Nietzsche, ressentiment, and public anger

Nietzsche is an enigma. He’s dangerous to read and quote, yet intoxicating and thought provoking. In places he writes poetically, in others he writes like the mad philosopher he became. There are passages that are just plain wrong, yet there are others that are incredibly insightful. Recently I have been drawn, via Pankaj Mishra’s book Age of Anger, to his concept of ressentiment and his analysis of the origin of the antithesis ‘good and bad’ in an attempt to understand our current situation – a situation dominated by very deep feelings of frustration and anger.

According to Nietzsche’s analysis, the origin of the antithesis ‘good and bad’ can be traced back to a feeling of “complete and fundamental superiority” by “a higher ruling kind in relation to a lower kind”, most notably to the aristocracy of the ancient Greek city state. Then, aristocracy meant rule by the best, by those of good character, by “the noble, the mighty, the high-placed and the high-minded, who saw and judged themselves and their actions as good…in contrast to everything lowly, low-minded, common and plebeian.” Put very simply, the good was what ever the aristocrats of the time said it was, albeit a good influenced by the practical necessity of maintaining a flourishing city state with them in charge.

In time, the baton of defining ‘good and bad’ was taken by the priests, beings who claimed to be the mouthpiece for the expression of God’s own word on the subject, a situation that created a great deal of tension between the political / military leaders and the priestly class. However, this led, according to Nietzsche, to a slave revolt in morality, a revolt (according to my understanding) which coincided with the Reformation and the rise of Protestantism. Under this revolt “only those who suffer are good, only the poor, the powerless, the lowly are good, the sick, the ugly, are the only pious people”, whereas the “rich, the noble and powerful” are now eternally wicked. This brought about what Nietzsche describes as the ‘herd mentality’, a situation that encapsulated everything he hated about Christianity, a situation in which people stop thinking for themselves, stop striving for power, all because they are led to believe that “the meek shall inherit the Earth.”

Whilst reluctant to completely dismiss this as a description of the origins of morality, I have two serious problems with it as an analysis of our current situation. The first concerns ressentiment. For Nietzsche, “The beginning of the slaves’ revolt in morality occurs when ressentiment”, a deep-seated existential feeling of resentment towards those with power, “turns creative and gives birth to values.” In historic terms I just do not think such a creative turn occurred. The values adopted by ‘the masses’ were not of their origin but of a new, emergent class of pious philosopher that appeared originally as a social response to the English Civil War, then as part of the Scottish Enlightenment, and subsequently as a reaction to the French Revolution. I think that rather than turning creative, this ressentiment has grown, turned socially cancerous, and is currently revealing itself through the symptoms of public anger for anything and everything.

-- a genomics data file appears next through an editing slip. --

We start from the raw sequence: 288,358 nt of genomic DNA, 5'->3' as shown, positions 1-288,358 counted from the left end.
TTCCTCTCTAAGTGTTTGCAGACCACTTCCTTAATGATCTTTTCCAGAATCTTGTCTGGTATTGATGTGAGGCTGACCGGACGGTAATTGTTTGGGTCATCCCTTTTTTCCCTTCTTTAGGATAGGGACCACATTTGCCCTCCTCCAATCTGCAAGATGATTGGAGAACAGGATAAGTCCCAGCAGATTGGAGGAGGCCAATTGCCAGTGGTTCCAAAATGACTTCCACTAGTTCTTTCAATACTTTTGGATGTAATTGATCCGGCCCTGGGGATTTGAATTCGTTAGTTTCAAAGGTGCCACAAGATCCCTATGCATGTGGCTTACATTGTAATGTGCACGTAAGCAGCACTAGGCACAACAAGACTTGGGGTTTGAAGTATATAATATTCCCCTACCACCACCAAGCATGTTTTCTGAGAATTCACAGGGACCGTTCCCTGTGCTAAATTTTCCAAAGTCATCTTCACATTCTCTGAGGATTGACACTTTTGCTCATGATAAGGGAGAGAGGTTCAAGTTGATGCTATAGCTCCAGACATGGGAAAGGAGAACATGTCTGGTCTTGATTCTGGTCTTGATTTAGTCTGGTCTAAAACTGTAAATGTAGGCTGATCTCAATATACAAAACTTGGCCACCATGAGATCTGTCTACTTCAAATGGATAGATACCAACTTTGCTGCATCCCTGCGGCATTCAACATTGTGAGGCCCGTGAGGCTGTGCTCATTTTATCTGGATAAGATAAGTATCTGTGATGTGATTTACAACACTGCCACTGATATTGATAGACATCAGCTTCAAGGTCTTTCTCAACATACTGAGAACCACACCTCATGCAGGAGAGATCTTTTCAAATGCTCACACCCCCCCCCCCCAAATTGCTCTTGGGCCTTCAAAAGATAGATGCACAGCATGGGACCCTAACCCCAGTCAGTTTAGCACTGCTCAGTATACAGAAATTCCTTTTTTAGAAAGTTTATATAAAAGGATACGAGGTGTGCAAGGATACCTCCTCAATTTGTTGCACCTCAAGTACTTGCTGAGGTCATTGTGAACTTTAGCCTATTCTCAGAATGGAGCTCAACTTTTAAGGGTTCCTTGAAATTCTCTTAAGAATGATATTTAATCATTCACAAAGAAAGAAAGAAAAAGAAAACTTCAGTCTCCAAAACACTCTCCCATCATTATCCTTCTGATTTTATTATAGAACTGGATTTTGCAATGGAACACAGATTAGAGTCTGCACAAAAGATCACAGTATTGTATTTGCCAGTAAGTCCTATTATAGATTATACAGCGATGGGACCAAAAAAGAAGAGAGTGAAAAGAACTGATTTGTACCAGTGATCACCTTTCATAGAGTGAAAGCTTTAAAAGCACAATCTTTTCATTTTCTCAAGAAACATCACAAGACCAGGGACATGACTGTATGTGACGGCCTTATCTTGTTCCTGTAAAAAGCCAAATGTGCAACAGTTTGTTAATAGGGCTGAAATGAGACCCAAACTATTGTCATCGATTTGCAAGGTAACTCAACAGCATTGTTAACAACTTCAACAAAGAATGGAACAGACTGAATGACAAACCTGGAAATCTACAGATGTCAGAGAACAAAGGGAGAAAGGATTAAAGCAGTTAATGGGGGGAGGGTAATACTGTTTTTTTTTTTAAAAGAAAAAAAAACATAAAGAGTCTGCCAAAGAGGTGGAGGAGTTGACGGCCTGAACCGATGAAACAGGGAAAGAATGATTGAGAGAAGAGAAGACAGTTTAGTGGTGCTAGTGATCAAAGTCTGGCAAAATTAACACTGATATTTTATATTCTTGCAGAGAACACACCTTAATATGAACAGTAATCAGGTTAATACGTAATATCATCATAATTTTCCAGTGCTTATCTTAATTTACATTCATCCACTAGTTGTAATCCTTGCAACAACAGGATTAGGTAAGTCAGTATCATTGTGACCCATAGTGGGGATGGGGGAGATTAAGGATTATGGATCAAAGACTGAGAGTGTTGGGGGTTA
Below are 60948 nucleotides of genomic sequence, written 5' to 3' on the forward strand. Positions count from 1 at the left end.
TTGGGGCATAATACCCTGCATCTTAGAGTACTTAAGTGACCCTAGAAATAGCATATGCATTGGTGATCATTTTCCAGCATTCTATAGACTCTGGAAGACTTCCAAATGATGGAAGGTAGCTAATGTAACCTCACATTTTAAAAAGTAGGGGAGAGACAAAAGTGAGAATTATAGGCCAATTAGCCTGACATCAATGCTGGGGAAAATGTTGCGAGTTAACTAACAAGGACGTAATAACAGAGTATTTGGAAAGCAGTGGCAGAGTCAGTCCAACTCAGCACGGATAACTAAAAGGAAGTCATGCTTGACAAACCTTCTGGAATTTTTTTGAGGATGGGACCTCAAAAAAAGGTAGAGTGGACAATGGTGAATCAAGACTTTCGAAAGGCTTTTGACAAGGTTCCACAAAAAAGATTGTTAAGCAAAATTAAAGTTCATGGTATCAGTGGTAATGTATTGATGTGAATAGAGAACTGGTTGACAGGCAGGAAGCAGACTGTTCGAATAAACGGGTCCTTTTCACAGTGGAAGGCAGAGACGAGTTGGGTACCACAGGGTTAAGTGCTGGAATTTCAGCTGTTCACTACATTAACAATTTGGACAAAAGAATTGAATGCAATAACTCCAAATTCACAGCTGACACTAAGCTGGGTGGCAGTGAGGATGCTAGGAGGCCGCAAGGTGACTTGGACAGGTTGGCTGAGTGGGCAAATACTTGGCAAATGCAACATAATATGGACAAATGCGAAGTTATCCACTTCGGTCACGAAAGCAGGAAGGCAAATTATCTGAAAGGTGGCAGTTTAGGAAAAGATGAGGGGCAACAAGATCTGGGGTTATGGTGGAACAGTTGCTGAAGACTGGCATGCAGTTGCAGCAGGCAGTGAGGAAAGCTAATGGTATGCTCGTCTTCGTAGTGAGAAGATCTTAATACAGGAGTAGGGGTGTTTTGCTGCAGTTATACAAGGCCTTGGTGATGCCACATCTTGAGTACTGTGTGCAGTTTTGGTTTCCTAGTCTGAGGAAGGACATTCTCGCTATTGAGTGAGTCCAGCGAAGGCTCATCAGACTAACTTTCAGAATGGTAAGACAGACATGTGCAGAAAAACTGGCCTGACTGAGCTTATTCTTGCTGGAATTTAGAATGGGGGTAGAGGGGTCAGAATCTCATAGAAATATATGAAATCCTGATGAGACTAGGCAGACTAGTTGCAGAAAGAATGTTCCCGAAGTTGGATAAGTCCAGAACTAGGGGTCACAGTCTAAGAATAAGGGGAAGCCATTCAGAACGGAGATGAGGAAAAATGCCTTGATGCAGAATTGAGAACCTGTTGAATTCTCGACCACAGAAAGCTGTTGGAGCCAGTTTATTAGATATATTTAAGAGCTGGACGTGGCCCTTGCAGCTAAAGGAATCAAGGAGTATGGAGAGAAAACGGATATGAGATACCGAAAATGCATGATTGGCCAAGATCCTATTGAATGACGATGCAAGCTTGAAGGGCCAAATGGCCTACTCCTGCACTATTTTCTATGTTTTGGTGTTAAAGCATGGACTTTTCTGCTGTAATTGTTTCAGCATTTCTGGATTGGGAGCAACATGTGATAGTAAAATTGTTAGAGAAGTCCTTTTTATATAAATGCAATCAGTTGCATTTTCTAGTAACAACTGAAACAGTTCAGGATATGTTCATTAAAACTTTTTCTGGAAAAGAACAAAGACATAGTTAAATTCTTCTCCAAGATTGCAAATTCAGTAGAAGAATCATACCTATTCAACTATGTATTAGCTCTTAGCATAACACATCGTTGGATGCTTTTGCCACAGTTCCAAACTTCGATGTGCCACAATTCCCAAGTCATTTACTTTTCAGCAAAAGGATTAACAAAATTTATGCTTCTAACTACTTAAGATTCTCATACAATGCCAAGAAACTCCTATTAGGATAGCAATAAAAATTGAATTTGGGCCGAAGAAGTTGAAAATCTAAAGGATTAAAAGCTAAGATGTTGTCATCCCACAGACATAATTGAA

The second problem, a corollary to this, is that our sense of good and bad is still being defined by a small group of powerful people. These are no longer the Greek city aristocrats, nor the medieval priests, nor the Victorian public school nobility (though there are still echoes of the latter), but the leaders of business, those who control our economic model, those who, because they have wealth, influence what’s left of our government, together with the celebrities who endorse their brands and the marketing executives who create our wants and desires. They are the ones who now define our sense of good and bad. They are the source of our hopes and desires, they create what we aspire to, our goals and aims in life. But they have created aspirations and goals that can only be achieved by the very few. They have created dreams that will never be fulfilled. The result is that people feel frustrated and angry. There exists, to quote Mishra, “An existential resentment of other people’s being, caused by an intense mix of envy and sense of humiliation and powerlessness”. People, quite understandably, don’t understand the source of this feeling, but instead direct it at any wandering scapegoat that happens to appear.

Inequality, knife crime, and ressentiment

Much has been said in the last week about knife crime. But little has been said about the strong correlation between rising income inequality and violence. This correlation has been documented by many scientists, most notably by Richard Wilkinson and Kate Pickett in their two best selling books, The Spirit Level and The Inner Level. However, as Peter Wilby correctly points out in the current edition of New Statesman: “cause and effect cannot be derived from a statistical correlation”. Such a correlation can, though, strongly suggest a relationship that should be explored further. It’s disappointing that this exploration has had such little press coverage. So what could explain this correlation?